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Sacramental records or church records sometimes contain information that supplements or parallels information found in civil records, but just as often, they contain information that is not available anywhere else. These types of records are of great use to genealogists and family historians. Therefore, it is helpful to understand why sacramental records exist, and how various denominations use them. This handout provides a general introduction to the sacramental records practices of most Christian religious groups.
"Sacramental" records generally include baptismal, marriage, and death records, which are usually the most useful to genealogists. For some denominations they also include records of first communions and confirmations.
Most denominations use registers for keeping these kinds of records, though records maintained by religious groups vary greatly. In the Roman Catholic tradition, parishes are required by church law to keep accurate, up-to-date records. However, not all denominations or churches are required to keep records; some evangelical denominations actually discourage "sacramental" record keeping.
Baptismal records in Christian churches are often the most informative of all the sacramental records. The information contained in them reflects what the denomination thought of baptism. Generally, the records are maintained to prove church membership and to verify lineage. Catholics, for example, use the baptismal register as the sacramental "track record" of an individual. A Catholic baptismal record might contain a notice of confirmation; marriage; adoption; ordination; profession of vows to become a religious brother, priest, or sister; change of rite; marriage annulment; laicization from the priesthood; or dispensation from religious vows. Baptismal records from other denominations may contain less information, but they still are very useful. Episcopal and Lutheran churches often keep records similar to Catholic churches. Denominations that do not practice infant baptism, such as the Baptists, usually keep records of the service of prayer and dedication for newborns. Baptisms for these denominations generally occur between the ages of 10 and 14. At that time, a notation is made in the dedication register indicating the date of baptism. Other denominations usually have variations of this type of ceremony.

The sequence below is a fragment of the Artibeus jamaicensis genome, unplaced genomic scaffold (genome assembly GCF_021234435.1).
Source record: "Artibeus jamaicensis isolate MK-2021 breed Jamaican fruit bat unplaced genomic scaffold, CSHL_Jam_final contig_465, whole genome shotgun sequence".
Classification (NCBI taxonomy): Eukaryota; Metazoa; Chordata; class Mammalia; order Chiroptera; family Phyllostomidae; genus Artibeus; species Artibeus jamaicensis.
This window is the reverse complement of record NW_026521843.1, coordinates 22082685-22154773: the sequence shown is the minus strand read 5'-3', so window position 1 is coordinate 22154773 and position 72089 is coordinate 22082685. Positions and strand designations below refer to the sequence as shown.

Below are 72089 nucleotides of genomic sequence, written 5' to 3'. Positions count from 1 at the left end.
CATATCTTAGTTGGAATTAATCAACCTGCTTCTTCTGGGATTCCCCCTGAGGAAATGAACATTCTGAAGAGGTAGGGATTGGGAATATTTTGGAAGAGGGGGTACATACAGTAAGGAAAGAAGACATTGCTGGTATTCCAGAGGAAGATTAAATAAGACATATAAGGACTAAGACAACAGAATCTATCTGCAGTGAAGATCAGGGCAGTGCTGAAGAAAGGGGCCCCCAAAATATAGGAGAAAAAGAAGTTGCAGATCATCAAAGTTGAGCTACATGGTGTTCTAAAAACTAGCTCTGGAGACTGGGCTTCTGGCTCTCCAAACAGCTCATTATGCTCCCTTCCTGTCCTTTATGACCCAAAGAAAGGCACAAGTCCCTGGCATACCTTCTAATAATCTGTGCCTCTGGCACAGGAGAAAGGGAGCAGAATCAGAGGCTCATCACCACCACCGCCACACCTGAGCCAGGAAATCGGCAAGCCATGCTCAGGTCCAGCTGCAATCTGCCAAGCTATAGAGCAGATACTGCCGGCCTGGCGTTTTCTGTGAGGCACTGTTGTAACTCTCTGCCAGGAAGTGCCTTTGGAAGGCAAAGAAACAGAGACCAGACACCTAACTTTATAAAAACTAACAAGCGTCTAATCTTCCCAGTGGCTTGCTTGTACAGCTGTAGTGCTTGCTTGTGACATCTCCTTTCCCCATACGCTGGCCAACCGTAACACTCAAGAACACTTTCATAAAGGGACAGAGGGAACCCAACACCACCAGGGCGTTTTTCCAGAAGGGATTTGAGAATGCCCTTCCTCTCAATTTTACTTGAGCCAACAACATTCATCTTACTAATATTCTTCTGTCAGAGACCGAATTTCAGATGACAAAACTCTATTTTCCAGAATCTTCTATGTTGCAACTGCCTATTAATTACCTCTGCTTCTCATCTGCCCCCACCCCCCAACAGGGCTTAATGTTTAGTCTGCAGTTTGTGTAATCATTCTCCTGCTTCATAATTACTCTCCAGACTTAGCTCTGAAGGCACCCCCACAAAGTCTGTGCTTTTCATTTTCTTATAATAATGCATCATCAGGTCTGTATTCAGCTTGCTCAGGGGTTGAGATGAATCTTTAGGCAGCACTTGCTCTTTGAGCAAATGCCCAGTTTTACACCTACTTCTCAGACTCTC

Marriage records are also valuable sources of information. Secular society and religious groups have long recognized the right and obligation to provide structure to the right to marry. Before a marriage is celebrated, it must be evident to the civil and religious authorities that the parties can marry. The primary concern is that incestuous marriages do not occur, although religious groups erected other impediments to marriage as well. Mixed marriages between parties of different faiths were often frowned upon, as were unions between persons of faith and nonbelievers.
Death records are most useful for pinpointing a date of death and place of burial. Generally, they do not contain much additional information, although a cause of death and list of family members may be provided. As baptismal records are kept to show that a person has been accepted into the Christian family in the "proper" way, a death record indicates that the deceased has been properly anointed in order to make the transition from physical death to everlasting life.
The following is a list of common German and Latin words for church and sacramental records, with the English translation.
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